DisneyBiz has moved!

You will be automatically redirected to the new address. If that does not occur, visit
and update your bookmarks.

April 19, 2010

DisneyBiz Has Moved!

DisneyBiz has moved to its own domain and upgraded to version 2.0! For the latest in Disney business analysis, visit disneybiz.com!

April 16, 2010

Unexpected Disney Musical Artists

Everyone knows Miley Cyrus and the Jonas Brothers are part of Disney's musical stable. With multiple labels including Walt Disney Records, Hollywood Records, and Buena Vista Records, digging a little deeper (as Mama Odie from The Princess and the Frog would say) turns up some interesting names.

The Hollywood Records label, home to Miley, Selena Gomez, and many others is also home to Atreyu. Wikipedia refers to Atreyu as "an American metalcore band from Orange County, California, formed in 1998." Their latest album is titled Congregation of the Damned and is quite the opposite of the Jonas Brothers.

Also on Hollywood Records is Breaking Benjamin, an alternative-rock/post-grunge band from Pennsylvania. A few of their better-known songs include "So Cold", "The Diary of Jane" and "I Will Not Bow".

Walt Disney Records, in addition to releasing the soundtracks to Disney movies, hosts a few artists. None of them are very surprising. The list includes Billy Ray Cyrus, the Imagination Movers, and Hannah Montana. Apparently Hannah is a different entity than Miley, which is not all that surprising when you think about it. It gives Miley some freedom and keeps Hannah's "image" squeaky clean. The only unusual name under Walt Disney Records is a band called KSM. Their best known song is a cover of "I Want You to Want Me" for the ABC Family series 10 Things I Hate About You based on the movie of the same name. To me they look like a rock version of the Spice Girls.

Most surprising to me, however, is another group on Hollywood Records: Queen. Even though Queen is not currently writing and recording new material, the sales from people wanting to replace their records and tapes (and even CDs in some cases) and new listeners is worth having Queen as an artist.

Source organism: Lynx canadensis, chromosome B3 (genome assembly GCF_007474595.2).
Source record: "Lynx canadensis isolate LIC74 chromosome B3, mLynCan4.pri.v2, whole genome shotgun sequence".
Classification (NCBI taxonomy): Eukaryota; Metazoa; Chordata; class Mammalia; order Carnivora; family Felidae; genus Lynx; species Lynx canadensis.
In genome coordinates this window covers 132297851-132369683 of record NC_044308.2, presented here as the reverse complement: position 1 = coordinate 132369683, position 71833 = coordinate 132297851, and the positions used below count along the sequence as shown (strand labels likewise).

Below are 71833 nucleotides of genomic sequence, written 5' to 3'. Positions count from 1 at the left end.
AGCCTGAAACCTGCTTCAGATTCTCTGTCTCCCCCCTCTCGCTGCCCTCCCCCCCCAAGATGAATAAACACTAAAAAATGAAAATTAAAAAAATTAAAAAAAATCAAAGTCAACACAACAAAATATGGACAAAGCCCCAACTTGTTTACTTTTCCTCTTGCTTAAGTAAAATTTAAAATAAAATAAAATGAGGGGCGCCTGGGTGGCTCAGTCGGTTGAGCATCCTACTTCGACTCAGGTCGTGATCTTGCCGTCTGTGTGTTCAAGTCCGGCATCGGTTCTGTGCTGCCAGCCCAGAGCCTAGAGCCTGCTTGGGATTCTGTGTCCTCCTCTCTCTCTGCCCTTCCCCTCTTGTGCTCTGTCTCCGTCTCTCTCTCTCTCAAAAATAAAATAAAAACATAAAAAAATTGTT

The examples above are why record companies have many labels. It allows record companies to define a label's image. Breaking Benjamin wouldn't fit on Walt Disney Records, home of the Disney soundtracks. The Imagination Movers don't really fit in on Hollywood Records even with the stable of Disney Channel stars that populate the label. It's good business sense to have multiple labels; by just reading Hollywood Records on a Queen album, most people won't even associate it with Disney. It gives Hollywood Records freedom to work without the Disney name but still generate profits for The Walt Disney Company.

April 12, 2010

Catering to Your Audience Part 2: Tickets

Second of a multipart series comparing and contrasting Walt Disney World and Disneyland. If you missed it, the first part on hotels can be found here.

Both Walt Disney World and Disneyland sell tickets to enter the theme parks. Although the tickets use similar terms, the meanings and costs associated with these terms can be different. A one day, one park ticket at Disneyland is $72, while a similar ticket at Walt Disney World is $79. Each offers a similar amount of entertainment; a day at Disneyland and a day at the Magic Kingdom are fairly comparable. For someone just stopping by, buying a one day ticket at either resort is about equal (but cost inefficient).